National Coal Mining Museum for England

1128 Reviews

Star Travel Rating


Review type

Things to do


Date of travel

October, 2018

Product name

Product country

Product city

Travelled with

Family including children under 16

Reasons for trip

This is somewhere I’ve been wanting to visit for years, and from experience I know the actuality doesn’t always meet expectation. Not here though!

We had a great day out and there was so much we didn’t manage to see everything.

The highlight was definitely the trip down the mine. This was led by an ex miner who not only knew his stuff but was able to put it over in an entertaining way and kept adults and children fully engrossed for nearly 90 minutes – no mean feat. He was very good in engaging everyone during the trip from smearing coal dust on the faces of the children to pretending to set off an explosion.

The tour covered 150 years of coal mining and started in the very early mines where the miners had to crawl to the work face on hands and knees and use a pick axe to get the coal. Originally women had to haul the coal out of the mine (the heaviest and most difficult job), although later pit ponies were used. Children as young as five were responsible for keeping the door in the mine shut. A lonely task especially when the draught blew out your candle.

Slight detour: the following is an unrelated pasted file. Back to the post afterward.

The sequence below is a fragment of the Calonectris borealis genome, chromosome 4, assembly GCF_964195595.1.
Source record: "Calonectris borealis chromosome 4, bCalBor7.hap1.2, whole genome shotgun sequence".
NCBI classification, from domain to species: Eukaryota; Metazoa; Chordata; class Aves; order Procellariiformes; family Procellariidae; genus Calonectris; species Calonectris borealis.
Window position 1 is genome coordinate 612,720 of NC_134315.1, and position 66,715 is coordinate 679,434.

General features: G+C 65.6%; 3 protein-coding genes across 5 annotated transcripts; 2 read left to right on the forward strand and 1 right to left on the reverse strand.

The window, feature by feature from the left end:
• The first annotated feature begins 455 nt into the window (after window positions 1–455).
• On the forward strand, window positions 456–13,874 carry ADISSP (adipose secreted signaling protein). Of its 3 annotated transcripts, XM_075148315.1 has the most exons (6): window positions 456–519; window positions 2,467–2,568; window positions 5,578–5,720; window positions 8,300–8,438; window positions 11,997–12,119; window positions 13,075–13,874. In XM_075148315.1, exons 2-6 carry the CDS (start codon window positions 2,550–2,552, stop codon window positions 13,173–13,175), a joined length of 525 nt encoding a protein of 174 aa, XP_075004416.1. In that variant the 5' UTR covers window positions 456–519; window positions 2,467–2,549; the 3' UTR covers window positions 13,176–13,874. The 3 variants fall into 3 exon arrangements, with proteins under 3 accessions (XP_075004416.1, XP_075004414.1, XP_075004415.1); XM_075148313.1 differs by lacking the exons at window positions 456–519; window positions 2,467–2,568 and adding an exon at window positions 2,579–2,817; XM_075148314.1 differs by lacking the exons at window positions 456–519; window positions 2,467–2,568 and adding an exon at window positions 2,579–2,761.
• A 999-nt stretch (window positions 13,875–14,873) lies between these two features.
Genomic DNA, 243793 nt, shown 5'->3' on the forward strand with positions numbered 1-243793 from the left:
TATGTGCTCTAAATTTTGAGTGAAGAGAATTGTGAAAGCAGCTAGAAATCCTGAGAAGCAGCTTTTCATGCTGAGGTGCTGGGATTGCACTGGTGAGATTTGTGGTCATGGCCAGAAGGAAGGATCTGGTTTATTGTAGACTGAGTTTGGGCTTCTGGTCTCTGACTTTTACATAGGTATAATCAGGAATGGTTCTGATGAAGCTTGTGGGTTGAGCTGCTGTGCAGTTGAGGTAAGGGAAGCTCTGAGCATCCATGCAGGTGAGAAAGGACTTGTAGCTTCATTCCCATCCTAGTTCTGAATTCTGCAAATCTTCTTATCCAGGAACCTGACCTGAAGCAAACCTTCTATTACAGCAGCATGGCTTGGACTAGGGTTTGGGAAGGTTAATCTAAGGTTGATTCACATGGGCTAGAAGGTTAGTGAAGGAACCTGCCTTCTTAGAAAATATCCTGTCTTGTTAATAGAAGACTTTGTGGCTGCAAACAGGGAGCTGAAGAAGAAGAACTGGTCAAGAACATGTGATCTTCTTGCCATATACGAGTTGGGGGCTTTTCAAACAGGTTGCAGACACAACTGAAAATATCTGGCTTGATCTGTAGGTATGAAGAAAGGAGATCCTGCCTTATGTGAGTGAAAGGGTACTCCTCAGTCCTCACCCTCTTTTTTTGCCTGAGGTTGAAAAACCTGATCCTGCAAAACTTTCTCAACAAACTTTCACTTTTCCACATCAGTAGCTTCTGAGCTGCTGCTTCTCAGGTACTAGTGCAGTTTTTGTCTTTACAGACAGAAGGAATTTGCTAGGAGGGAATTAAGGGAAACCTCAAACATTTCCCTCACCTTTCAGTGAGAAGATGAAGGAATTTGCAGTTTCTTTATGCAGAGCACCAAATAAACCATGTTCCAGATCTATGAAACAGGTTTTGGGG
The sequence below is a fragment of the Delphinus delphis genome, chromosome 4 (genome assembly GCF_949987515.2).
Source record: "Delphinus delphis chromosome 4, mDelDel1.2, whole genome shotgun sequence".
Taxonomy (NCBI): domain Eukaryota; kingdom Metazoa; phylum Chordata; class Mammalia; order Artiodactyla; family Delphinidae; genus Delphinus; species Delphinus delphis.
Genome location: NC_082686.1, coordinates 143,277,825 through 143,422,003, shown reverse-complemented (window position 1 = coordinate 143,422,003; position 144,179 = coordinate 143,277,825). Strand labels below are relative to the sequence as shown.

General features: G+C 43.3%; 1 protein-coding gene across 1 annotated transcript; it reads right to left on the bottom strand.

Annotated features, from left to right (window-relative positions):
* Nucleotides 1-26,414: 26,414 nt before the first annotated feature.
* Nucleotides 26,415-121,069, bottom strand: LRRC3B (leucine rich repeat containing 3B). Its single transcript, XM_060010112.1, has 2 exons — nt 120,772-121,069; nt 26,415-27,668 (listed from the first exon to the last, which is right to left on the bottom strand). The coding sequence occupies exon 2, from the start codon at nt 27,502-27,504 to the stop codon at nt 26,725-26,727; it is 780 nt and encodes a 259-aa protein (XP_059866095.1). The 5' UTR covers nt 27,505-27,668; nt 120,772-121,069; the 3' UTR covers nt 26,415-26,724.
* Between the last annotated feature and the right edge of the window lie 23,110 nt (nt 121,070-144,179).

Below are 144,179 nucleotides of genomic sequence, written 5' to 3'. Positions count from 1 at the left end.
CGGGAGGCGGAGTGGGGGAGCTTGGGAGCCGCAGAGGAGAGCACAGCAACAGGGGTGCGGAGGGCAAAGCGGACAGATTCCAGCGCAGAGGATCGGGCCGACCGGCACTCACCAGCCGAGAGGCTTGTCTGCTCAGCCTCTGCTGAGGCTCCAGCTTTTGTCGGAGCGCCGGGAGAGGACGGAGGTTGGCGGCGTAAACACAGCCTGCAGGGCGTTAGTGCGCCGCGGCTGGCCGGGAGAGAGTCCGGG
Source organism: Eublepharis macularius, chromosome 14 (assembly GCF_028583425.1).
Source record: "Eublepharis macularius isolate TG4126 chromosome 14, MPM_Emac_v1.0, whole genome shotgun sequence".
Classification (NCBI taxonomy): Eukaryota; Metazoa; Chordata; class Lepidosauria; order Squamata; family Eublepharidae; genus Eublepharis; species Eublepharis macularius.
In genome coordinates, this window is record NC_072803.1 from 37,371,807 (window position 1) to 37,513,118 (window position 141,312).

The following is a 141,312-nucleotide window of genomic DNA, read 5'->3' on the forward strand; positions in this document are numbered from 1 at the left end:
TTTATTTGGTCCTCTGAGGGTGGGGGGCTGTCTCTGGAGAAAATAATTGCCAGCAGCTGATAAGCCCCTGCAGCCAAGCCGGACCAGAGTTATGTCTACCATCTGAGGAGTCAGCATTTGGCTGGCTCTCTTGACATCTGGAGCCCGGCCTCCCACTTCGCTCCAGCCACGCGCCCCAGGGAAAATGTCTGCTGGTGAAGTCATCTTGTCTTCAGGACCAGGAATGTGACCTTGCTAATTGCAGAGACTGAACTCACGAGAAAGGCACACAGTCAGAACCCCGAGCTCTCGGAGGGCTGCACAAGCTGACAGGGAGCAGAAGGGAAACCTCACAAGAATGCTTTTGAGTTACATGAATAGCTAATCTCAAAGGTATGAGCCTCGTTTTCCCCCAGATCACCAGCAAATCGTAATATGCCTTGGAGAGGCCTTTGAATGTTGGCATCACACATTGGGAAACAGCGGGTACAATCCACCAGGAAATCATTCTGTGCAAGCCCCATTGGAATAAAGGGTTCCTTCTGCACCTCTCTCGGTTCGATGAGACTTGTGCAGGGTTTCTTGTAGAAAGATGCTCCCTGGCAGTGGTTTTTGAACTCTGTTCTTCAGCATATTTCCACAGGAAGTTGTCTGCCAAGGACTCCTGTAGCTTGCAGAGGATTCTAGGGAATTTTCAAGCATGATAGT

We then moved onto the use of drills and finally the huge great machines which were used in the 1980s and 90s. Coal was taken out on conveyor belts. I hadn’t realised just how big modern ‘tunnels’ were.

We went to find the three pit ponies, now enjoying retirement at the museum and the pit head baths with their communal showers so you could get your back scrubbed. This also had a small medical centre and dentist.

There is the engine and winding house as well as another smaller colliery a few minutes walk away, where you can go into the old buildings. Don’t miss the water treatment lagoons with their bright orange water which has been pumped out of the depths of the mines.

There are several large exhibition buildings around the site looking at different aspects of mining and the life of the mining families. There is also an excellent adventure playground for the children and an equally good cafe.

Entry to the museum is FREE. You are asked for donations for the car park. When you book the tour you are given a small white metal ‘check’ similar to those used by miners working underground, which you hand in at the start of the tour. You are also given a brass check and are asked to pay £5 deposit for this. At the end of the tour you can return the brass check and get your money back or forfeit your deposit and keep the check. (It is one way the museum can help raise money to continue to run.) It was noticeable that everyone kept their check.

This really does make a good day out for people of all ages. I won’t leave it so long to make a return visit!


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